BMA drops opposition to assisted dying

·3-min read
Doctor and stethoscope - Lynne Cameron/PA
Doctor and stethoscope - Lynne Cameron/PA

The British Medical Association has dropped its opposition to assisted dying and adopted a neutral stance following a vote at its annual representative meeting.

It comes as the Assisted Dying Bill is due to return to the House of Lords for its second reading next month. It will be the first parliamentary debate on the topic in six years.

Some 49 per cent of the BMA’s representative body voted on Tuesday in favour of a motion for it to move to a position of neutrality on assisted dying, including physician-assisted dying, with 48 per cent against it and three per cent abstaining.

Historically, the BMA has been opposed to a change in the law on assisted dying.

The union said that while the decision meant it would neither support nor oppose attempts to change the law, it would not be silent on the issue and had “a responsibility to represent its members’ interests and concerns in any future legislative proposals”.

The debate comes after a survey showed that 40 per cent of members said the BMA should support attempts to change the law on prescribing drugs for eligible patients to self-administer to end their own life, with 33 per cent favouring opposition and 21 per cent saying the union should be neutral.

The first survey to poll BMA members on their views on assisted dying also found that 50 per cent believed that there should be a change in the law to permit doctors to prescribe life-ending drugs, with 39 per cent opposed and 11 per cent undecided.

Proposing the motion at the BMA’s annual representative meeting, Dr Robin Arnold said moving to a neutral position would allow the BMA to represent all its members.

He added: “You do not have to decide today whether you are in favour of physician-assisted dying or against it, you have to consider how best the wide range of views of our membership can be represented.”

But some members warned that a neutral stance would be seen as “tacit” approval of euthanasia.

Dr Gillian Wright said: “This motion is actually about euthanasia, the BMA defines physician-assisted dying as assisted suicide and euthanasia.

“We know that neutrality means tacit approval and has enormous political significance.”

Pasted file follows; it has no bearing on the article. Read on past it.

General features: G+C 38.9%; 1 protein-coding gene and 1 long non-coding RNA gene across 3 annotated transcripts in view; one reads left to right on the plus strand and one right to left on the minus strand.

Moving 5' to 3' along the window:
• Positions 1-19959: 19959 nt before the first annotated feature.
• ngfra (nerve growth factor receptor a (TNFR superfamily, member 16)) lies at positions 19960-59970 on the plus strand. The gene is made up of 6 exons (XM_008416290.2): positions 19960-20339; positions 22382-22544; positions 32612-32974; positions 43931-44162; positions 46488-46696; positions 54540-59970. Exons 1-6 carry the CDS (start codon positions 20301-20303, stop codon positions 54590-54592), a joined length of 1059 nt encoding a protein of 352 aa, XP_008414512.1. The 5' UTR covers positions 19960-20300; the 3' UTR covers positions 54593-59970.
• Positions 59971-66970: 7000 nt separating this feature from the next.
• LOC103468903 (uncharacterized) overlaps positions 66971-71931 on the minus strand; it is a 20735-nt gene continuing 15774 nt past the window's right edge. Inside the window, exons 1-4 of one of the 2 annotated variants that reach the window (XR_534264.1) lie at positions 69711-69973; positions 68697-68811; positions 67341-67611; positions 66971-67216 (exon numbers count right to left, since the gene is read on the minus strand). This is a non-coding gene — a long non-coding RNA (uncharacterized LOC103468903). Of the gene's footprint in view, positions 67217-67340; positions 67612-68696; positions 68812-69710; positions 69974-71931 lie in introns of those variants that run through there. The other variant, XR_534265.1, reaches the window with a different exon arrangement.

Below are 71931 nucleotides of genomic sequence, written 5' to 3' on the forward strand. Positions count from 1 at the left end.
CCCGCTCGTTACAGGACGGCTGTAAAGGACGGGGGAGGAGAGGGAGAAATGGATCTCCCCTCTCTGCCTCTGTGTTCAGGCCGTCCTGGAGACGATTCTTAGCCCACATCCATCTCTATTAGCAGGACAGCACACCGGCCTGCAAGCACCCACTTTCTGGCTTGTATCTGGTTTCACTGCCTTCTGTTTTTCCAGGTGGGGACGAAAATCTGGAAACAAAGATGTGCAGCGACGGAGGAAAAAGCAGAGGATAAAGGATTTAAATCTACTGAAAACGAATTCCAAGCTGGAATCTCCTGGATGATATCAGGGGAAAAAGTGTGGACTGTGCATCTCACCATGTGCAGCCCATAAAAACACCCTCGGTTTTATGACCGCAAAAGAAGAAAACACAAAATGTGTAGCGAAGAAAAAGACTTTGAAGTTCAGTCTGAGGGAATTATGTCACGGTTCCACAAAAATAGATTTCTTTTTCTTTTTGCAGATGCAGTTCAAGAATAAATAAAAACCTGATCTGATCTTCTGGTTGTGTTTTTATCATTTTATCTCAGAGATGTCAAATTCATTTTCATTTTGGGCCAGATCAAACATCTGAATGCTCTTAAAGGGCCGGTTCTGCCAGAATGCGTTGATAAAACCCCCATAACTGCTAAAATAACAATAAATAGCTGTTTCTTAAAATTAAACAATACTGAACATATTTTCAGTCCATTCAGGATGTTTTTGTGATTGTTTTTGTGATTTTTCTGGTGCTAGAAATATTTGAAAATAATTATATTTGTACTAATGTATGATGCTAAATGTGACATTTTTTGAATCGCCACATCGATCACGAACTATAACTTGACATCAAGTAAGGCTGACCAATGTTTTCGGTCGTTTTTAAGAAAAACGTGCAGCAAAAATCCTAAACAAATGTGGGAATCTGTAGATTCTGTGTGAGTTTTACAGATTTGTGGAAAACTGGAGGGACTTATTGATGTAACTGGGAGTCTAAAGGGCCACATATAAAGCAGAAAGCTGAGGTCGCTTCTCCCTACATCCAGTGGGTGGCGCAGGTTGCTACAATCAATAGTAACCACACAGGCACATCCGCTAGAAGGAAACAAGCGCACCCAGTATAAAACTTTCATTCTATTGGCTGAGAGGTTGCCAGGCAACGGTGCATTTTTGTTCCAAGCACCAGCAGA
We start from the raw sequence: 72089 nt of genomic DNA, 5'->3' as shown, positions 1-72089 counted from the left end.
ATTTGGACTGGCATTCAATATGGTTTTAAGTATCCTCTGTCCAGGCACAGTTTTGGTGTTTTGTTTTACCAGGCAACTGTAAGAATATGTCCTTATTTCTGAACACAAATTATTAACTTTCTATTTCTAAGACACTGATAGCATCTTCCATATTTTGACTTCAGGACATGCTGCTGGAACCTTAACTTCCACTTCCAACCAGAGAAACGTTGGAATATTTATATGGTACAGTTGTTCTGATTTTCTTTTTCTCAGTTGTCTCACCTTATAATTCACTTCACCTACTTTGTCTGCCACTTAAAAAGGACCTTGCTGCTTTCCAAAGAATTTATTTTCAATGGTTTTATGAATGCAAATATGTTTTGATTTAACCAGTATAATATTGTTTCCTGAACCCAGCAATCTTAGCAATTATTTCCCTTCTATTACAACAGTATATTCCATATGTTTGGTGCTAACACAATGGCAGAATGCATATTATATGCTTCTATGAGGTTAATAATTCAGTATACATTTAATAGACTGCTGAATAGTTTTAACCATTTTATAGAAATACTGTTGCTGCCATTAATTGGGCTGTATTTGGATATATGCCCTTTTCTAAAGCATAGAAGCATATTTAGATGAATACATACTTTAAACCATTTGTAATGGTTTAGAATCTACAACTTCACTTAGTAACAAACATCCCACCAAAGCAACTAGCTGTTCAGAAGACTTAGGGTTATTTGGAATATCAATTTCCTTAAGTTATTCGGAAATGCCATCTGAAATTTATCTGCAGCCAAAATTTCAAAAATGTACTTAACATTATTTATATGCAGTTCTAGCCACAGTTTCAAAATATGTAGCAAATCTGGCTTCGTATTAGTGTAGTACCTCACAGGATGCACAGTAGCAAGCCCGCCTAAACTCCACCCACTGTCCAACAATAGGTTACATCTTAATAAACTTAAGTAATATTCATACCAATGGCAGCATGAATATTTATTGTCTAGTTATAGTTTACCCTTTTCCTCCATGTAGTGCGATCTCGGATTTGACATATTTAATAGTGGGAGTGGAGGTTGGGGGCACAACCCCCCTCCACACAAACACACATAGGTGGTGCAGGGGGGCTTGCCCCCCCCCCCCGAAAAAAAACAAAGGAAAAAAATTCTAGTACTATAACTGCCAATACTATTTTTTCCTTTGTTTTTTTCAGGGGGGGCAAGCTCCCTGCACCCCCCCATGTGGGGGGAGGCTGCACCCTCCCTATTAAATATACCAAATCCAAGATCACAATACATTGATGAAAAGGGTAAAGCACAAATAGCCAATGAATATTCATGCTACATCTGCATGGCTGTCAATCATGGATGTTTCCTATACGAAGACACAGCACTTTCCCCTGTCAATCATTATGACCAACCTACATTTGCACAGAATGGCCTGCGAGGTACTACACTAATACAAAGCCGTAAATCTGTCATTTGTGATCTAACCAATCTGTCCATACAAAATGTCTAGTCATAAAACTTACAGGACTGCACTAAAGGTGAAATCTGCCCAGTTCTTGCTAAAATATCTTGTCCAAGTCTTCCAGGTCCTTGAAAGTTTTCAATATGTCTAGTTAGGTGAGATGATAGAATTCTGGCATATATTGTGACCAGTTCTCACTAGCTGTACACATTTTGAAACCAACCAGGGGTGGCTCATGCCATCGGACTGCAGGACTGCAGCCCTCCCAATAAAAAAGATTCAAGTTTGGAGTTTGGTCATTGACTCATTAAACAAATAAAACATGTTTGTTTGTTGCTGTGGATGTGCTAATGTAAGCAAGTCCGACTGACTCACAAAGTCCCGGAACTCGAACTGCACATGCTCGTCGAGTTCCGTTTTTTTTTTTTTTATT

Dr Jacky Davis, the chairman of Healthcare Professionals for Assisted Dying, said: “The BMA should be commended for listening to its members and for adopting a position which now represents the range of views on assisted dying among doctors fairly and accurately. A neutral position promotes inclusion, respects diversity of thought and gives the BMA a seat at the table in this historic debate.

“It will enable our profession to contribute constructively to future legislation to help ensure it works for doctors, works for dying people and works for society as a whole.”

The move was welcomed by some campaign groups, with Dignity in Dying chief executive Sarah Wootton branding it “a victory for common sense”.

Pro-assisted dying campaigners, including Baroness Meacher, Maureen Hogg, Karin Smyth, Christine Jardine and Paul Blomfield, Alex Hogg, Sarah Wootton, Aneez Esmail - Heathcliff O'Malley
Pro-assisted dying campaigners, including Baroness Meacher, Maureen Hogg, Karin Smyth, Christine Jardine and Paul Blomfield, Alex Hogg, Sarah Wootton, Aneez Esmail - Heathcliff O'Malley

The Assisted Dying Bill would give terminally ill and mentally competent adults in the final six months of their lives the option to die at a time and place of their choosing, with all requests subject to approval from two independent doctors and a High Court judge.

Baroness Meacher, the peer behind the legislation, believes it has enough votes to pass.

Following the BMA vote she said she is feeling “very chipper”.

“This is a very very big shift,” she told The Telegraph.

“I am extremely relieved that the BMA council respects the fact that the overall majority of their members did want to shift away from opposition. It would have been quite outrageous if they hadn’t.

“So it’s really a sense of relief that the situation is now very clear that not only the BMA, but the Royal Colleges of Physicians and Nursing are now neutral and enabling a genuine debate to go forward.”

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